Where to go and what to see?
Tikal remained a mystery for centuries, after being abruptly abandoned by the Maya over 1000 years ago and overgrown by a relentless jungle. Only a legend survived among the Itza Maya people of a lost city, where their ancestors had achieved high cultural development. In 1848 the legend faded, giving way to an exciting era of discovery. It was a serendipitous discovery made by Ambrosio Tut, a gum collector or chiclero.
He saw the temples' roof combs in the distance. He ran to the island city of Flores to inform Modesto Mendez, then Governor of the Peten Province, in northern Guatemala. When they arrived at the site the impressive temples, the open plazas and the several-story buildings, where priests and kings once lived, stood in front of Governor Mendez' and Ambrosio Tut's very eyes... They visited the site with an artist who recorded some of the carvings at Tikal. Their findings were published by the Berlin Academy of Sciences in 1853. It was only a matter of a few years before curious scholars started traveling from all corners of the world to see for themselves what they had discovered.
Allow us to take you on a journey through time as we explore the Tikal National Park. As you land in the Mundo Maya International Airport you will be offered transport to the park. Prepare for a one-hour drive and start getting your bearings. As soon as you enter the park's grounds, you'll notice the forest becomes a deep green everywhere. Your shuttle-driver will leave you at the beginning of the trails over 12 miles from the park's entrance gate. First walk up to the giant ceiba, or kapok tree. The Ceiba -Guatemala's national tree- was sacred to the Maya, its roots point to the four cardinal points. There you'll find three trails.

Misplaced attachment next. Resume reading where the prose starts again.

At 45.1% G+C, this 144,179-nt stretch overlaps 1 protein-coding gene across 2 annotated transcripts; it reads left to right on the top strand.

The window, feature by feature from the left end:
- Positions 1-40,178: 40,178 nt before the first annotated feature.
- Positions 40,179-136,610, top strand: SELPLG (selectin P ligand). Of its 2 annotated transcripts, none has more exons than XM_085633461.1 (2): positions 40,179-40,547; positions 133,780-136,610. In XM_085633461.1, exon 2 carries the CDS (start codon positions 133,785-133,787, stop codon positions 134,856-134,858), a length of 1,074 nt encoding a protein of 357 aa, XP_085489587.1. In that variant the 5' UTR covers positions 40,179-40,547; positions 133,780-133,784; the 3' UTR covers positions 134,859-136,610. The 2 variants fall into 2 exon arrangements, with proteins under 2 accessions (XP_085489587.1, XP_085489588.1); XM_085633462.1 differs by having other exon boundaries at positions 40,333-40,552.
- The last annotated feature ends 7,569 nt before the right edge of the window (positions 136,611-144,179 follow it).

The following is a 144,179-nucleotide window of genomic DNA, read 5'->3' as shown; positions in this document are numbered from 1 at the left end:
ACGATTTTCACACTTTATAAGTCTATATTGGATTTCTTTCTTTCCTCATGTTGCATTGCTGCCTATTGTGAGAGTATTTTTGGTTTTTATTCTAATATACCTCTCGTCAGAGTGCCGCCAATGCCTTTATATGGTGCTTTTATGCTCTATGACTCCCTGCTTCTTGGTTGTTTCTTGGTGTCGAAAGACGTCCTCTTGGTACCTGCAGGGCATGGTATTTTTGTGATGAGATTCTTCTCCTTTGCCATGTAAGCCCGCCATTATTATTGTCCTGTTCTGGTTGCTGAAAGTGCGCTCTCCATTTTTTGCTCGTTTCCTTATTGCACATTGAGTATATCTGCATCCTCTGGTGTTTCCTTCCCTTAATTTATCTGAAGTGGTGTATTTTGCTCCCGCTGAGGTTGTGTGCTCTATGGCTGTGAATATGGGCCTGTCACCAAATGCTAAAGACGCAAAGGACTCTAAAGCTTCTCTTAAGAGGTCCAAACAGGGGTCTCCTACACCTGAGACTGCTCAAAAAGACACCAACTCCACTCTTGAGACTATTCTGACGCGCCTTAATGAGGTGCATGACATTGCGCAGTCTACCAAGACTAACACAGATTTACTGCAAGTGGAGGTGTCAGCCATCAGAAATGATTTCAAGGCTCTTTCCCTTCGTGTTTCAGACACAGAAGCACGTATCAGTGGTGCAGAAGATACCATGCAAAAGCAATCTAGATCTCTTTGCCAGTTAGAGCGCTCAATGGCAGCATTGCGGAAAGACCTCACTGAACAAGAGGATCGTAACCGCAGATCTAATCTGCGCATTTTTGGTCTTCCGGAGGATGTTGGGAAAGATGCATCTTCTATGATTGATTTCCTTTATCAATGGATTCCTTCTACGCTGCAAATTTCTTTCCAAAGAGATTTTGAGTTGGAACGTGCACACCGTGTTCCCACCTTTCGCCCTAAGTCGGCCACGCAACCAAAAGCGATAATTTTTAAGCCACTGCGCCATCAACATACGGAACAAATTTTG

Take the middle one, and continue until you see a sign that says Group F. Group F was a market place, and gives you an idea of how Tikal must have looked before early explorers and archaeologists arrived, as its structures are still mostly covered by dense jungle. Go straight through to the main plaza as this is where our journey will end, completing a full circle. Beyond the plaza is Temple III. This is the only temple whose lintel is in Tikal (although it is at the museum's warehouse). Lintels were elegant thresholds on the temples' doors. In Tikal, lintels were carved out of sapodilla, a hard wood, which is also the tree from which sap to make chewing gum is obtained. The Maya carved these magnificent wooden-slabs over one thousand years ago, so each lintel is an authentic treasure. The original lintels were removed from the other temples in 1877, under Botanist Gustav Bernoulli's orders and taken to Europe, to the Völkerkunde Museum in Basel, Switzerland. Two fragments of Temple I's lintel, taken with permission by the English pioneering explorer Sir Alfred Percival Maudslay, are housed at the British Museum's warehouse in London. In front of Temple III there is another interesting feature. You'll see an altar in front of a stela and if you look carefully, you'll see a long-nosed God which depicts an ancient ceremony on the left bottom side of it. Observe the mat carved next to it. This was a symbol of power among the Maya, whose kings sat on thrones covered with them. You'll see two trails that originate at the base of the temple.
Do you see one of them leads to the “Mundo Perdido” or Lost World? We'll leave that for later, so carry on walking on Tozzer's Causeway, which connects Temples III and IV. One of its most important buildings is the Bat Palace, also known as Structure 5C-13. The Bat Palace is a two-story palace full of stepped vaults and interconnecting rooms.
Aerial view of Tikal's Main Plaza from just above and behind Temple V, with the North Acropolis in the background… This picture of Tikal was made in 2008 with permission from IDAEH, the Institute of Anthropology and History, issued by the Director Salvador Lopez who was flying from El Mirador to Flores with us by helicopter and made an aerial inspection of th site. Our company, Ecotourism & Adventure Specialists, collaborates very closely with this noble government institution, in charge of preserving our cultural and natural heritage sites and archaeological treasures.